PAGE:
Hedge funds capture a significant fraction of their alpha from small-cap stocks, primarily because the information surrounding this space is less efficient. At Insider Monkey, we’ve empirically tested this phenomenon, and according to our analysis, hedge funds’ top small-cap picks generate an alpha of about 120 basis points per month.
We started publishing a quarterly newsletter at the end of August, and since then, until the end of December, this strategy returned 14.3% vs. 2.1% for the S&P 500 index (learn more about our small-cap strategy).
Let’s take a look at one hedge fund in particular: Debra Fine’s Fine Capital Partners. Using our database of 13F filings from the SEC, we’ll take a look at the fund’s top five small-cap holdings (see Fine Capital Partners’ full 13F portfolio). Each has a market capitalization between $1 billion and $5 billion, which is the same criterion used in our market-beating strategy.
Fine’s largest small-cap holding is coincidentally the top stock pick of her entire 13F portfolio: Assured Guaranty Ltd. (NYSE:AGO). Assured Guaranty is a holding company, and its subsidiaries provide credit protection to state governments and large infrastructure projects. The company has seen its shares lose over 8% in value over the past 12 months, but recent upward movement has been promising.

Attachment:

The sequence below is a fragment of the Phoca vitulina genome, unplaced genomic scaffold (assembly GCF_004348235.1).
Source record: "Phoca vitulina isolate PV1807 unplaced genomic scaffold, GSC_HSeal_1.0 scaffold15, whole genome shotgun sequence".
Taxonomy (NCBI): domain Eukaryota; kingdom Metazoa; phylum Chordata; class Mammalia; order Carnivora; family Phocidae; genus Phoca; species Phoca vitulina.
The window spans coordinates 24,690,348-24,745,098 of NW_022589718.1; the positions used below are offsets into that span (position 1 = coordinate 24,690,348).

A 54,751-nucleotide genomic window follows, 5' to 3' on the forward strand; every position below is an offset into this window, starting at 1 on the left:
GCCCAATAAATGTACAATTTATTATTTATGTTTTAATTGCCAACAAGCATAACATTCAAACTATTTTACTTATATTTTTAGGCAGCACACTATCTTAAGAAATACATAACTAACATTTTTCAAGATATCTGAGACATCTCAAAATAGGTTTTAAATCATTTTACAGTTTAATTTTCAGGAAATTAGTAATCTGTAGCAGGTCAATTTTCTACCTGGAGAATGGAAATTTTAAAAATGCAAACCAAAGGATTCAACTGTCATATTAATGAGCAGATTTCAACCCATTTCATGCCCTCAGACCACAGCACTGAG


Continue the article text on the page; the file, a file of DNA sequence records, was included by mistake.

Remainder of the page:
As we mentioned in our previous analysis of Wilbur Ross, the so-called King of Bankruptcy (see our full coverage here), “Assured was one of the few credit protection firms to pull out of some of the housing market’s riskiest assets much earlier than its competitors.” This move sheds light on the strong managerial structure that’s present at AGO, and at a forward P/E below 6x, there’s clear value here. The bears will cry that the company faces greater competition than most insurers, but it’s hard to deny Fine’s conviction has merit.
Next up on our list is Coinstar, Inc. (NASDAQ:CSTR), sitting at the No. 2 spot in Fine’s portfolio. Most investors consider Coinstar and Redbox kiosks to make up the entirety of the company’s growth prospects, but the fact of the matter is that it has quite a bit more potential on the horizon. The company has already partnered with Starbucks to manufacture coffee-dispensing stations, and has plans to enter the electronics, photo, gift card and fresh food industries. This stock currently trades at below-average valuation metrics across the board, and it’s hard to envision a future where Coinstar’s kiosks won’t have a greater presence in consumers’ everyday lives.
Who’s the best of the rest?